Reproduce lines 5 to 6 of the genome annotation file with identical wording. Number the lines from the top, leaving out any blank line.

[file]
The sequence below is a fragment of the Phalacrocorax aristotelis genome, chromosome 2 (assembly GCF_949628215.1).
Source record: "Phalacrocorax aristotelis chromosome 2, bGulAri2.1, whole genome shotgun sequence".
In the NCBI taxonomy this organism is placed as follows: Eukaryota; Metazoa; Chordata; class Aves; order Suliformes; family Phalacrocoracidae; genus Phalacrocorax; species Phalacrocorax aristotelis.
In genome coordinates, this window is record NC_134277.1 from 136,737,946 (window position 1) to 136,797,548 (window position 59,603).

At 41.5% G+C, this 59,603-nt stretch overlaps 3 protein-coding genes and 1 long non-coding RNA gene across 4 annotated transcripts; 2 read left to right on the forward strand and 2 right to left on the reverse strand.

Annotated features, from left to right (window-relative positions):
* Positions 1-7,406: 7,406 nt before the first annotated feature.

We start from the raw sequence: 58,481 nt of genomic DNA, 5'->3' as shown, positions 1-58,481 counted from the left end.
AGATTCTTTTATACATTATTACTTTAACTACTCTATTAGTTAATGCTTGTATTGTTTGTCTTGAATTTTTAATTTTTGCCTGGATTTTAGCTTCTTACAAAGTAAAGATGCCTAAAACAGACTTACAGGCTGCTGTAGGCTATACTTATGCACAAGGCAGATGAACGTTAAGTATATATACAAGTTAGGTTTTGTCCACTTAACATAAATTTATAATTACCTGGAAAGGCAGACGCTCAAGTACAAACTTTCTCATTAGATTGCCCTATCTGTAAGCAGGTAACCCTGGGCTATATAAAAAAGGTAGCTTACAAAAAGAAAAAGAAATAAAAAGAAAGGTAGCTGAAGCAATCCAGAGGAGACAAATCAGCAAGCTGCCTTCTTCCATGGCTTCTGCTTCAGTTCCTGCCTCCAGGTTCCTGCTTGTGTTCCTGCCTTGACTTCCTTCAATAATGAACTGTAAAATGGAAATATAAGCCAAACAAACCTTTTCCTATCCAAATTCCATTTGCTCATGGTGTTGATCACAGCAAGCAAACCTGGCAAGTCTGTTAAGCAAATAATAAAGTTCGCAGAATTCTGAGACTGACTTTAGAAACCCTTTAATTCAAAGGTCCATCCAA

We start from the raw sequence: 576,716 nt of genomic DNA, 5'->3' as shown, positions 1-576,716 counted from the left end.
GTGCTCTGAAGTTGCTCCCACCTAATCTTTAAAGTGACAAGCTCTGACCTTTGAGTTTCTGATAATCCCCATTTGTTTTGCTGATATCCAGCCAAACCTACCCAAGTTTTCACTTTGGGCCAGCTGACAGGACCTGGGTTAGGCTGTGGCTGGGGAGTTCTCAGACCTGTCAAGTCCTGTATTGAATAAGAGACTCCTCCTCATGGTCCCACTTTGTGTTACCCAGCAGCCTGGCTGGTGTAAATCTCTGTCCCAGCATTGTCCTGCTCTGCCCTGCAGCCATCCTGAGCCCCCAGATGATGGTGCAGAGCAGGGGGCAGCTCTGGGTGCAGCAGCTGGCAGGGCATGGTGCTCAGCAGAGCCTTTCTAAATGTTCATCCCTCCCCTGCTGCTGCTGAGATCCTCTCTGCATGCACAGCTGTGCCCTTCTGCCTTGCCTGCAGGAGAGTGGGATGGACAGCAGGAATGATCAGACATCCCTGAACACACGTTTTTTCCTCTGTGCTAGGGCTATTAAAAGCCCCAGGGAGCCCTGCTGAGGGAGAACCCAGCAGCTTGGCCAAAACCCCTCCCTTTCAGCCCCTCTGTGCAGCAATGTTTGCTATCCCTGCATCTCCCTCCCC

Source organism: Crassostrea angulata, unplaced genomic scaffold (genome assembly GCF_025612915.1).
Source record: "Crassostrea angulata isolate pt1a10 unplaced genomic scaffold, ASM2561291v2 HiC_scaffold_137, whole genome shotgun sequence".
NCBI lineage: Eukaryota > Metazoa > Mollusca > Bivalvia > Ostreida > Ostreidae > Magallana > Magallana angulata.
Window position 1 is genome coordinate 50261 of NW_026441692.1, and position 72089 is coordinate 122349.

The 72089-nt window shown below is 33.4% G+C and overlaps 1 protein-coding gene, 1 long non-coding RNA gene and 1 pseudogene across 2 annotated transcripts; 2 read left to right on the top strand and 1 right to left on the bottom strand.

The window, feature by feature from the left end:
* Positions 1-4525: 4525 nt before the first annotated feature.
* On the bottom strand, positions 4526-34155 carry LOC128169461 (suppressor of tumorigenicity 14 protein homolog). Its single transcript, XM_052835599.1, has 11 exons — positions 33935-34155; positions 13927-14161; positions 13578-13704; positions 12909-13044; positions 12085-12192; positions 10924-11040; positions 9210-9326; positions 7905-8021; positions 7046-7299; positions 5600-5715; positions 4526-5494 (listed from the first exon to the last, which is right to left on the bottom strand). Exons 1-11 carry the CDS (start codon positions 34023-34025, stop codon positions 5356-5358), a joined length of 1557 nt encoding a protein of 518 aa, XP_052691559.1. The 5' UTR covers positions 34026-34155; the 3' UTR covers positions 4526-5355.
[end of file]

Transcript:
At 41.5% G+C, this 59,603-nt stretch overlaps 3 protein-coding genes and 1 long non-coding RNA gene across 4 annotated transcripts; 2 read left to right on the forward strand and 2 right to left on the reverse strand.

Annotated features, from left to right (window-relative positions):